Id soon realise if the implementations in Windows and ReactOS were similar by the pattern of function calls, particularly to SetErrorMode and GetFileAttributesW at the start of the function body. As it happens, the implementation appears to be almost identical; in both cases, the majority of the function is just memory management and buffer allocation, and the interesting part occurs right at the start in GetFileAttributesW. However, this is also the only interesting part of the function. This must be where the short path creation occurs, right?

Kind of. I realised at this point that, if the implementations of ReactOS and Windows were so similar, I may as well do most of the work looking at the ReactOS source code until I reach the checksum function. GetFileAttributesW internally uses NtQueryFullAttributesFile to get the short path name, which in turn uses IopQueryAttributesFile. At this point, were going on a bit of a blind hunt through the depths of the API, so the documentation for the functions is limited to the comments wrote by the ReactOS developers.

Eventually I reached the point where I couldnt keep track of where I was. There are so many layers of abstraction in the Windows API that its a miracle that anyone could maintain it - which probably explains the increasing level of bloat in new versions of Windows. The Rtl*, Iop* and Nt* functions are barely documented on MSDN (but mentioned nevertheless) so I had to do a lot of searching around the web for any references to short file names or 8.3 paths.

When knee-deep in the backwaters of a gigantic foreign codebase, this situation is irritatingly common.

I found some luck in some discussions of the Windows DDK on a Chinese discussion forum for IO device drivers. It seems like the RtlGenerate8dot3Name function in the NT kernel is the function Im looking for. Common sense would suggest this function does exactly what it says on the tin, so I hoped that Id be able to write another program to call it and debug it with OllyDbg, like before. One small problem, however: its a kernel code function, so I cant call it from userland. Id need to write a device driver to call it, which is both something Ive never touched at all before, and something thats nigh impossible without access to the DDK or NDK. Back to the ReactOS codebase.

ReactOS implements this API function here. A quick glance down the function body leads us to RtlpGetChecksum, which sounds like our goal! Indeed, the implementation here is a checksum function, which is the thing we wanted. Weve done it! I wrote a small program to check it was correct:

c:\SPN>ShortPathName "a.txt3"
AEE90~1.TXT

c:\SPN>Checksum "a.txt3"
689f

and the checksums dont match; not even close. I verified this with a few files, and the Checksum that ReactOS uses is way off from what Windows uses. It seems like, at this level, ReactOS differs in implementation from Windows. Technically, this isnt a problem for ReactOS; FAT specifies no rule on what checksum to use for 8.3 filenames, and indeed there doesnt actually need to be a checksum at all, as long as the filename is unique and fits in the length restriction. To get to the bottom of this, well need to dive head-first into the NT kernel.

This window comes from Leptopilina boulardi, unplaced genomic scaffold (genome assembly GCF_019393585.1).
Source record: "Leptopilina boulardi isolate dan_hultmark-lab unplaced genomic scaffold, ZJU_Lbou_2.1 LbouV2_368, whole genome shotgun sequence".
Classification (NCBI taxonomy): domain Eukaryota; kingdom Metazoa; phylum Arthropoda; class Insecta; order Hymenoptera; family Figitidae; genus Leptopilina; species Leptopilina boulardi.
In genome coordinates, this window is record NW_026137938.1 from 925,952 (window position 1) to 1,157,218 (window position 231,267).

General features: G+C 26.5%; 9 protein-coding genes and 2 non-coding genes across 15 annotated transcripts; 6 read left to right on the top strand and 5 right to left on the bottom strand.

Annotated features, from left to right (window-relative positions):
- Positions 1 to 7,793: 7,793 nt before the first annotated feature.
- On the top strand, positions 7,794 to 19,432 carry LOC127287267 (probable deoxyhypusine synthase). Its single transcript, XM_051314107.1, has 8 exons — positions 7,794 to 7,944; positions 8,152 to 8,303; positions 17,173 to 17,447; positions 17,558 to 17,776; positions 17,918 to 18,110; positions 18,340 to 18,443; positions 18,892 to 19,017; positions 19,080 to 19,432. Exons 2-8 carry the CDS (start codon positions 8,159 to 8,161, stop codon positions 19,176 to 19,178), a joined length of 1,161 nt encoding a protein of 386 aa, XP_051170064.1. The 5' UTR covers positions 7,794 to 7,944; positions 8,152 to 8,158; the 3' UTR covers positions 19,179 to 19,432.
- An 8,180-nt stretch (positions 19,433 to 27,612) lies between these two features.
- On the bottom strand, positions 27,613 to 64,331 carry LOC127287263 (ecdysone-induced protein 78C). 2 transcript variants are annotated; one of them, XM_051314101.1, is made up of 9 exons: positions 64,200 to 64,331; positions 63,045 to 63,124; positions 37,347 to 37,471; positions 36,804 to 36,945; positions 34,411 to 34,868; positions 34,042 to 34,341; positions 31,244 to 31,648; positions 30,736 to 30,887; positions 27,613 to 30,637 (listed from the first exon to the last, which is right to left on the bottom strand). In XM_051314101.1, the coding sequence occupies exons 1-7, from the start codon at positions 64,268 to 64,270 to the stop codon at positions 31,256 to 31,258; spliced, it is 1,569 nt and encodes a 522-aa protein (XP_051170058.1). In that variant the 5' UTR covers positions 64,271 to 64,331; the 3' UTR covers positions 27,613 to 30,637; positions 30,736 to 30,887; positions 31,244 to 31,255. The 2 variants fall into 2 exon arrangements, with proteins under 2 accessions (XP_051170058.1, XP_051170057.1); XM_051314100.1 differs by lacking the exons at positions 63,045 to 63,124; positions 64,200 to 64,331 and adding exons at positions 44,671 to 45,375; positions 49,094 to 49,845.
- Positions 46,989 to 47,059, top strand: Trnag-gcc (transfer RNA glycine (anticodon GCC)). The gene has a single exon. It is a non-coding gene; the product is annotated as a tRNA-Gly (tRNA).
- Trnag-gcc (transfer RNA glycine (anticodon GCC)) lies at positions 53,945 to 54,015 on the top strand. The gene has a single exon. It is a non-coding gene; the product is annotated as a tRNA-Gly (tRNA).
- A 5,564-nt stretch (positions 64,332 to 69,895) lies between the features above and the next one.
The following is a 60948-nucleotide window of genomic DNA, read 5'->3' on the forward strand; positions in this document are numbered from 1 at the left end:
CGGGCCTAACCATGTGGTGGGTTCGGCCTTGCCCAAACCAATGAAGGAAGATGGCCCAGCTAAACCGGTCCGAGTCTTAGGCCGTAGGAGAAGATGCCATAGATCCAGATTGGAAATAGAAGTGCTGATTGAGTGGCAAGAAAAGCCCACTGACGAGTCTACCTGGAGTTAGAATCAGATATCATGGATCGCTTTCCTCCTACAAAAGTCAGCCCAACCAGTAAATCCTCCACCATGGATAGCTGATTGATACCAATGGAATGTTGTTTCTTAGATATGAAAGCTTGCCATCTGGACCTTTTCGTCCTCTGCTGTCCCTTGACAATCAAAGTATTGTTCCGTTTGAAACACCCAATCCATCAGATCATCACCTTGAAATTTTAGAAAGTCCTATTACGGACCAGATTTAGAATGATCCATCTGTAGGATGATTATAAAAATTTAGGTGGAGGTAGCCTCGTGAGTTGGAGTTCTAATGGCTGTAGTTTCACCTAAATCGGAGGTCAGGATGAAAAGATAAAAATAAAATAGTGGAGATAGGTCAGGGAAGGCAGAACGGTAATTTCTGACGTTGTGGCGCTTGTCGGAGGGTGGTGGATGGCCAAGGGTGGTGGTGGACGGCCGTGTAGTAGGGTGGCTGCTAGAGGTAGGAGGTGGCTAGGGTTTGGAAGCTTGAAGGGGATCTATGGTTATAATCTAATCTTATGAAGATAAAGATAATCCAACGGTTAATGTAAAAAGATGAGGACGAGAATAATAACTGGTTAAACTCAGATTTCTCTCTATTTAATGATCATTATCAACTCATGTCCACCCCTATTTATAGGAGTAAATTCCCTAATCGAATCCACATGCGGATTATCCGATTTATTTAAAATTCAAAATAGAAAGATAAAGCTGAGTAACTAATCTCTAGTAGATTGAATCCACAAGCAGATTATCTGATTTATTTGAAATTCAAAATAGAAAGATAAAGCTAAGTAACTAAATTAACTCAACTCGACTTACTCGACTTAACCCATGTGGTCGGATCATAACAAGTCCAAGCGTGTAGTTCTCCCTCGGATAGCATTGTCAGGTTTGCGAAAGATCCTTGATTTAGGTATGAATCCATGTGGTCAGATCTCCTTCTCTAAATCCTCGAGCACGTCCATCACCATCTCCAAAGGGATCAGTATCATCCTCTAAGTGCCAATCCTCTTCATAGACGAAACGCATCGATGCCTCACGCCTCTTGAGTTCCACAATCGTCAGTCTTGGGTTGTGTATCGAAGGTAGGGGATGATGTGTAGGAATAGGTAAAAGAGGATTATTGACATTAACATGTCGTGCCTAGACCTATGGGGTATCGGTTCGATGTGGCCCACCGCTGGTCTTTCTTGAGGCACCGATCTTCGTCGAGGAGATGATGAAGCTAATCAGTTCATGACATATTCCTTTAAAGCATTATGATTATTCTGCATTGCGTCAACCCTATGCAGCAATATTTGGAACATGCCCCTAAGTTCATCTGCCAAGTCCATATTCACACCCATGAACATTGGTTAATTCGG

The RtlpGetChecksum function isnt once mentioned on MSDN and neither is the Rtlp prefix, suggesting the implementations of ReactOS and Windows do indeed diverge at this low level. I deduced that the checksum function probably wasnt exported from ntoskrnl at all. ReactOS was no use to me at this point. I needed to disassemble ntoskrnl.exe myself, and hope the checksum implementation isnt too cryptic. First, we know two things that we can use to look out for in the disassembly:

Initially I used dumpbin to disassemble ntoskrnl.asm. This allowed me to get the table of exported functons and the assembly listing. The export listing gave me this:

C:\..>dumpbin /exports /out:ntoskrnl.exp C:\Windows\System32\ntoskrnl.exe
Microsoft (R) COFF/PE Dumper Version 12.00.31101.0
Copyright (C) Microsoft Corporation.  All rights reserved.

C:\..>cfsearch /nocase /i ntoskrnl.exp 8dot3
       1699  69F 00487B04 RtlGenerate8dot3Name
       1781  6F1 0061FE10 RtlIsNameLegalDOS8Dot3

This tells us the RVA (relative virtual address; the offset in the disassembly) of the two relevant functions - that is the 32-bit hex address in the listing. Disconcertingly, the two functions are nowhere near each other, so the checksum code could potentially be anywhere. Also, the generated assembly had no function names, just jump and call addresses, meaning it was impossible to navigate. I ended up using the ArkDasm disassembler, which seemed to be the only one capable enough to do x64 disassembly too, which is vital as Im running Windows 8 x64 and have no access to a 32-bit ntoskrnl.exe. ArkDasm gave me a view like this: